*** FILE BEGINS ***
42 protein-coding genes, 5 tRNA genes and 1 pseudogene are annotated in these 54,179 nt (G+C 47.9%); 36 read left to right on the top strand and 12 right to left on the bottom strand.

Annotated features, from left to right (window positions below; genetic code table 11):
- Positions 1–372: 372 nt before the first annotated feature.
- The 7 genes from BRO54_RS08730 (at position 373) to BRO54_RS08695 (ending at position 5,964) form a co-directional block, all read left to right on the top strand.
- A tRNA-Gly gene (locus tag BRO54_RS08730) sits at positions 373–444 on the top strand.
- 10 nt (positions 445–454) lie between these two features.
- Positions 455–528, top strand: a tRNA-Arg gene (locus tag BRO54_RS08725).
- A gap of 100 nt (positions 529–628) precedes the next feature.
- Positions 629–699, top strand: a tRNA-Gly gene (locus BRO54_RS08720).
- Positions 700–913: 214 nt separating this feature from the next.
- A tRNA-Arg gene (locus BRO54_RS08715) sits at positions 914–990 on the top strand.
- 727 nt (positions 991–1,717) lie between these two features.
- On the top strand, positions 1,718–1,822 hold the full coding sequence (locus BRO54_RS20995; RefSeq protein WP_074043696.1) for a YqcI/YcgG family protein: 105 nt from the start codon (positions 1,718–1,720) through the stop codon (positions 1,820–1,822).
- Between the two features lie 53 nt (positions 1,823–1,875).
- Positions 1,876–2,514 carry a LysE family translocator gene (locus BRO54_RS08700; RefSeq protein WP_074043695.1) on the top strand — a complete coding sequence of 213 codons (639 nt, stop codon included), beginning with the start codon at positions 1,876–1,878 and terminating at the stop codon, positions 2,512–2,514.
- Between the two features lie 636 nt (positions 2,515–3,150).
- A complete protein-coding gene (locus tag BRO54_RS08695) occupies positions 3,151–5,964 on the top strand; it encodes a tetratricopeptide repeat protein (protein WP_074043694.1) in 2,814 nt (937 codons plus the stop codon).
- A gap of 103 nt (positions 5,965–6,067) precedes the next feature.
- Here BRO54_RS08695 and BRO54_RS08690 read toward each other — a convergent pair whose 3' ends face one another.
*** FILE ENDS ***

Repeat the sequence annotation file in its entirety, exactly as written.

42 protein-coding genes, 5 tRNA genes and 1 pseudogene are annotated in these 54,179 nt (G+C 47.9%); 36 read left to right on the top strand and 12 right to left on the bottom strand.

Annotated features, from left to right (window positions below; genetic code table 11):
- Positions 1–372: 372 nt before the first annotated feature.
- The 7 genes from BRO54_RS08730 (at position 373) to BRO54_RS08695 (ending at position 5,964) form a co-directional block, all read left to right on the top strand.
- A tRNA-Gly gene (locus tag BRO54_RS08730) sits at positions 373–444 on the top strand.
- 10 nt (positions 445–454) lie between these two features.
- Positions 455–528, top strand: a tRNA-Arg gene (locus tag BRO54_RS08725).
- A gap of 100 nt (positions 529–628) precedes the next feature.
- Positions 629–699, top strand: a tRNA-Gly gene (locus BRO54_RS08720).
- Positions 700–913: 214 nt separating this feature from the next.
- A tRNA-Arg gene (locus BRO54_RS08715) sits at positions 914–990 on the top strand.
- 727 nt (positions 991–1,717) lie between these two features.
- On the top strand, positions 1,718–1,822 hold the full coding sequence (locus BRO54_RS20995; RefSeq protein WP_074043696.1) for a YqcI/YcgG family protein: 105 nt from the start codon (positions 1,718–1,720) through the stop codon (positions 1,820–1,822).
- Between the two features lie 53 nt (positions 1,823–1,875).
- Positions 1,876–2,514 carry a LysE family translocator gene (locus BRO54_RS08700; RefSeq protein WP_074043695.1) on the top strand — a complete coding sequence of 213 codons (639 nt, stop codon included), beginning with the start codon at positions 1,876–1,878 and terminating at the stop codon, positions 2,512–2,514.
- Between the two features lie 636 nt (positions 2,515–3,150).
- A complete protein-coding gene (locus tag BRO54_RS08695) occupies positions 3,151–5,964 on the top strand; it encodes a tetratricopeptide repeat protein (protein WP_074043694.1) in 2,814 nt (937 codons plus the stop codon).
- A gap of 103 nt (positions 5,965–6,067) precedes the next feature.
- Here BRO54_RS08695 and BRO54_RS08690 read toward each other — a convergent pair whose 3' ends face one another.